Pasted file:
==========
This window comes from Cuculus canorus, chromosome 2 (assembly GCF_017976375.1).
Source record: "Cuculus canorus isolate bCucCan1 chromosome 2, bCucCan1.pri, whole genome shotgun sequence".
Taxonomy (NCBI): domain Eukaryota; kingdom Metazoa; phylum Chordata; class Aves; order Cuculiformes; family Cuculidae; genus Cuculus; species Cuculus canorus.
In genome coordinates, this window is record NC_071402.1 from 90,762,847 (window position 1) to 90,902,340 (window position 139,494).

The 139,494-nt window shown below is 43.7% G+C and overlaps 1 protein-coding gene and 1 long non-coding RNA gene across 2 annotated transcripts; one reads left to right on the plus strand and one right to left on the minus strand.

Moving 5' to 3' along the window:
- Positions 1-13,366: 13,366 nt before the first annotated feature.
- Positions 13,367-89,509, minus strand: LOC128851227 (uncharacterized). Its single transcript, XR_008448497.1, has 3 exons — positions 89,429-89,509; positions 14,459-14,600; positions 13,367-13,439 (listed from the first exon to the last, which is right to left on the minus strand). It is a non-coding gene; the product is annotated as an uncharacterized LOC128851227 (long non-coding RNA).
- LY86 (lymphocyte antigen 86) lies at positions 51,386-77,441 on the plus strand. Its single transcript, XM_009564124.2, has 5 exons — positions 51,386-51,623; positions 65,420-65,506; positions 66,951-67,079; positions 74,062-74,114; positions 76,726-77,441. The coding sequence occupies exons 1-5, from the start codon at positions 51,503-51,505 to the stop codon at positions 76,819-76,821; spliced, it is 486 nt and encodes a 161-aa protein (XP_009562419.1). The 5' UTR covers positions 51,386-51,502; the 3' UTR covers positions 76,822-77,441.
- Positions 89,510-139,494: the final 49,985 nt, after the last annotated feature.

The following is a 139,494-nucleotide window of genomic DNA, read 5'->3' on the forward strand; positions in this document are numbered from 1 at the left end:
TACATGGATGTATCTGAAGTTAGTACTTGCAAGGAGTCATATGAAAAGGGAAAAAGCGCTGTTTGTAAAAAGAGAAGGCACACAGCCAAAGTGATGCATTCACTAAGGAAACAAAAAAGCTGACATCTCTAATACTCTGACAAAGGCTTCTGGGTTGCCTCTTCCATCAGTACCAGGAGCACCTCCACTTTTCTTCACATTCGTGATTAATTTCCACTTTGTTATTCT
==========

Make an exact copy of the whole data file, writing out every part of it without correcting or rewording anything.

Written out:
This window comes from Cuculus canorus, chromosome 2 (assembly GCF_017976375.1).
Source record: "Cuculus canorus isolate bCucCan1 chromosome 2, bCucCan1.pri, whole genome shotgun sequence".
Taxonomy (NCBI): domain Eukaryota; kingdom Metazoa; phylum Chordata; class Aves; order Cuculiformes; family Cuculidae; genus Cuculus; species Cuculus canorus.
In genome coordinates, this window is record NC_071402.1 from 90,762,847 (window position 1) to 90,902,340 (window position 139,494).

The 139,494-nt window shown below is 43.7% G+C and overlaps 1 protein-coding gene and 1 long non-coding RNA gene across 2 annotated transcripts; one reads left to right on the plus strand and one right to left on the minus strand.

Moving 5' to 3' along the window:
- Positions 1-13,366: 13,366 nt before the first annotated feature.
- Positions 13,367-89,509, minus strand: LOC128851227 (uncharacterized). Its single transcript, XR_008448497.1, has 3 exons — positions 89,429-89,509; positions 14,459-14,600; positions 13,367-13,439 (listed from the first exon to the last, which is right to left on the minus strand). It is a non-coding gene; the product is annotated as an uncharacterized LOC128851227 (long non-coding RNA).
- LY86 (lymphocyte antigen 86) lies at positions 51,386-77,441 on the plus strand. Its single transcript, XM_009564124.2, has 5 exons — positions 51,386-51,623; positions 65,420-65,506; positions 66,951-67,079; positions 74,062-74,114; positions 76,726-77,441. The coding sequence occupies exons 1-5, from the start codon at positions 51,503-51,505 to the stop codon at positions 76,819-76,821; spliced, it is 486 nt and encodes a 161-aa protein (XP_009562419.1). The 5' UTR covers positions 51,386-51,502; the 3' UTR covers positions 76,822-77,441.
- Positions 89,510-139,494: the final 49,985 nt, after the last annotated feature.

The following is a 139,494-nucleotide window of genomic DNA, read 5'->3' on the forward strand; positions in this document are numbered from 1 at the left end:
TACATGGATGTATCTGAAGTTAGTACTTGCAAGGAGTCATATGAAAAGGGAAAAAGCGCTGTTTGTAAAAAGAGAAGGCACACAGCCAAAGTGATGCATTCACTAAGGAAACAAAAAAGCTGACATCTCTAATACTCTGACAAAGGCTTCTGGGTTGCCTCTTCCATCAGTACCAGGAGCACCTCCACTTTTCTTCACATTCGTGATTAATTTCCACTTTGTTATTCT